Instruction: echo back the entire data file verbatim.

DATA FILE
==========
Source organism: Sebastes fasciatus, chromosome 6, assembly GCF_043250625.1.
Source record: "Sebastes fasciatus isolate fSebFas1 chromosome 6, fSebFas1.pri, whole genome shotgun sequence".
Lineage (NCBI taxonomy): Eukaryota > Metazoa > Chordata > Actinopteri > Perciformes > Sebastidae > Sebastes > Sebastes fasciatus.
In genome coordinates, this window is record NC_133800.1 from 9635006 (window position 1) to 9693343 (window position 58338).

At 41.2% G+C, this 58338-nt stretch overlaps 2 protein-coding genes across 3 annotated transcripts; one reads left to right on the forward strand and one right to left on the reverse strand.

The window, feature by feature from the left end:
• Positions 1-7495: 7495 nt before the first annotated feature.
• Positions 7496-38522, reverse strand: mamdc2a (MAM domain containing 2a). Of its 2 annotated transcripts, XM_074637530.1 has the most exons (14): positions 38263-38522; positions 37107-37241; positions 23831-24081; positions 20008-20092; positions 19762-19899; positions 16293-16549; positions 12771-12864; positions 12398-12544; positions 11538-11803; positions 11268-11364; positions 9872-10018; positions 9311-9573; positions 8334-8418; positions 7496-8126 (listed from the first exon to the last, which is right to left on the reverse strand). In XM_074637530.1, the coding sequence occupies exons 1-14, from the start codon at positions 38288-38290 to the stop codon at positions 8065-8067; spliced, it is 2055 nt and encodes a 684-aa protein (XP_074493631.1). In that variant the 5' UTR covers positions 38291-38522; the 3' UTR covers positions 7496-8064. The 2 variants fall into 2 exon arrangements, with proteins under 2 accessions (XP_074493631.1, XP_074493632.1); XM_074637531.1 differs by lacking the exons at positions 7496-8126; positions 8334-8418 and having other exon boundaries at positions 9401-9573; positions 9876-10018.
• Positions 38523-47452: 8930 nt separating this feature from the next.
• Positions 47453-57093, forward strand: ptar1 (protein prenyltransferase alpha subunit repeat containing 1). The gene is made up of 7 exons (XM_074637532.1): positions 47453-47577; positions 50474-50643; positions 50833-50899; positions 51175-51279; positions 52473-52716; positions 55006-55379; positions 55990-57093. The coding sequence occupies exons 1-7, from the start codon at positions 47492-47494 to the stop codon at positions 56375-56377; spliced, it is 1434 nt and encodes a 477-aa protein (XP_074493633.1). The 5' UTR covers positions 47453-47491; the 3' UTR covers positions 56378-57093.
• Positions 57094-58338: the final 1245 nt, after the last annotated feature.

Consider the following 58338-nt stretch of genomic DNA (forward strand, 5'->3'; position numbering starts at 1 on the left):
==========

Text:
Source organism: Sebastes fasciatus, chromosome 6, assembly GCF_043250625.1.
Source record: "Sebastes fasciatus isolate fSebFas1 chromosome 6, fSebFas1.pri, whole genome shotgun sequence".
Lineage (NCBI taxonomy): Eukaryota > Metazoa > Chordata > Actinopteri > Perciformes > Sebastidae > Sebastes > Sebastes fasciatus.
In genome coordinates, this window is record NC_133800.1 from 9635006 (window position 1) to 9693343 (window position 58338).

At 41.2% G+C, this 58338-nt stretch overlaps 2 protein-coding genes across 3 annotated transcripts; one reads left to right on the forward strand and one right to left on the reverse strand.

The window, feature by feature from the left end:
• Positions 1-7495: 7495 nt before the first annotated feature.
• Positions 7496-38522, reverse strand: mamdc2a (MAM domain containing 2a). Of its 2 annotated transcripts, XM_074637530.1 has the most exons (14): positions 38263-38522; positions 37107-37241; positions 23831-24081; positions 20008-20092; positions 19762-19899; positions 16293-16549; positions 12771-12864; positions 12398-12544; positions 11538-11803; positions 11268-11364; positions 9872-10018; positions 9311-9573; positions 8334-8418; positions 7496-8126 (listed from the first exon to the last, which is right to left on the reverse strand). In XM_074637530.1, the coding sequence occupies exons 1-14, from the start codon at positions 38288-38290 to the stop codon at positions 8065-8067; spliced, it is 2055 nt and encodes a 684-aa protein (XP_074493631.1). In that variant the 5' UTR covers positions 38291-38522; the 3' UTR covers positions 7496-8064. The 2 variants fall into 2 exon arrangements, with proteins under 2 accessions (XP_074493631.1, XP_074493632.1); XM_074637531.1 differs by lacking the exons at positions 7496-8126; positions 8334-8418 and having other exon boundaries at positions 9401-9573; positions 9876-10018.
• Positions 38523-47452: 8930 nt separating this feature from the next.
• Positions 47453-57093, forward strand: ptar1 (protein prenyltransferase alpha subunit repeat containing 1). The gene is made up of 7 exons (XM_074637532.1): positions 47453-47577; positions 50474-50643; positions 50833-50899; positions 51175-51279; positions 52473-52716; positions 55006-55379; positions 55990-57093. The coding sequence occupies exons 1-7, from the start codon at positions 47492-47494 to the stop codon at positions 56375-56377; spliced, it is 1434 nt and encodes a 477-aa protein (XP_074493633.1). The 5' UTR covers positions 47453-47491; the 3' UTR covers positions 56378-57093.
• Positions 57094-58338: the final 1245 nt, after the last annotated feature.

Consider the following 58338-nt stretch of genomic DNA (forward strand, 5'->3'; position numbering starts at 1 on the left):